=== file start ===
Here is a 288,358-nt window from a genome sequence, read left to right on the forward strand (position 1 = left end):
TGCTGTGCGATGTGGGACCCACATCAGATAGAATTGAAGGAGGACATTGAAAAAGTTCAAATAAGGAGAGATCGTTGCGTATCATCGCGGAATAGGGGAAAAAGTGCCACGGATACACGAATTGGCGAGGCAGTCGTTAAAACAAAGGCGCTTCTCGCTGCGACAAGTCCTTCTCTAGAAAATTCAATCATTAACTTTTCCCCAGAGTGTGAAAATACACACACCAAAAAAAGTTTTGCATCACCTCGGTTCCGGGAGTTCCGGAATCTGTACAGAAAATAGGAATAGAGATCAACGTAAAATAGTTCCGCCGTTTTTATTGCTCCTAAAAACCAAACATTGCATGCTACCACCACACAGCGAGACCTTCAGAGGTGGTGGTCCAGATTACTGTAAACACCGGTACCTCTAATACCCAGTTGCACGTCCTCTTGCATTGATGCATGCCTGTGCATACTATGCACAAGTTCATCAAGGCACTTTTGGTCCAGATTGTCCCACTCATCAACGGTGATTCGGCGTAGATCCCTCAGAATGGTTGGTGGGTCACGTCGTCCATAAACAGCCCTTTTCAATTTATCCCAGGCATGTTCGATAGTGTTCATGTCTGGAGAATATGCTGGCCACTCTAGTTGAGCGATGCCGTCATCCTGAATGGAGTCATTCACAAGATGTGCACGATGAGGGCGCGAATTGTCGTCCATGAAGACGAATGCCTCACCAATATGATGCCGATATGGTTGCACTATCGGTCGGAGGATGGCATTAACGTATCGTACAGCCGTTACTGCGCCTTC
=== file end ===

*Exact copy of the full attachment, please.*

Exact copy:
Here is a 288,358-nt window from a genome sequence, read left to right on the forward strand (position 1 = left end):
TGCTGTGCGATGTGGGACCCACATCAGATAGAATTGAAGGAGGACATTGAAAAAGTTCAAATAAGGAGAGATCGTTGCGTATCATCGCGGAATAGGGGAAAAAGTGCCACGGATACACGAATTGGCGAGGCAGTCGTTAAAACAAAGGCGCTTCTCGCTGCGACAAGTCCTTCTCTAGAAAATTCAATCATTAACTTTTCCCCAGAGTGTGAAAATACACACACCAAAAAAAGTTTTGCATCACCTCGGTTCCGGGAGTTCCGGAATCTGTACAGAAAATAGGAATAGAGATCAACGTAAAATAGTTCCGCCGTTTTTATTGCTCCTAAAAACCAAACATTGCATGCTACCACCACACAGCGAGACCTTCAGAGGTGGTGGTCCAGATTACTGTAAACACCGGTACCTCTAATACCCAGTTGCACGTCCTCTTGCATTGATGCATGCCTGTGCATACTATGCACAAGTTCATCAAGGCACTTTTGGTCCAGATTGTCCCACTCATCAACGGTGATTCGGCGTAGATCCCTCAGAATGGTTGGTGGGTCACGTCGTCCATAAACAGCCCTTTTCAATTTATCCCAGGCATGTTCGATAGTGTTCATGTCTGGAGAATATGCTGGCCACTCTAGTTGAGCGATGCCGTCATCCTGAATGGAGTCATTCACAAGATGTGCACGATGAGGGCGCGAATTGTCGTCCATGAAGACGAATGCCTCACCAATATGATGCCGATATGGTTGCACTATCGGTCGGAGGATGGCATTAACGTATCGTACAGCCGTTACTGCGCCTTC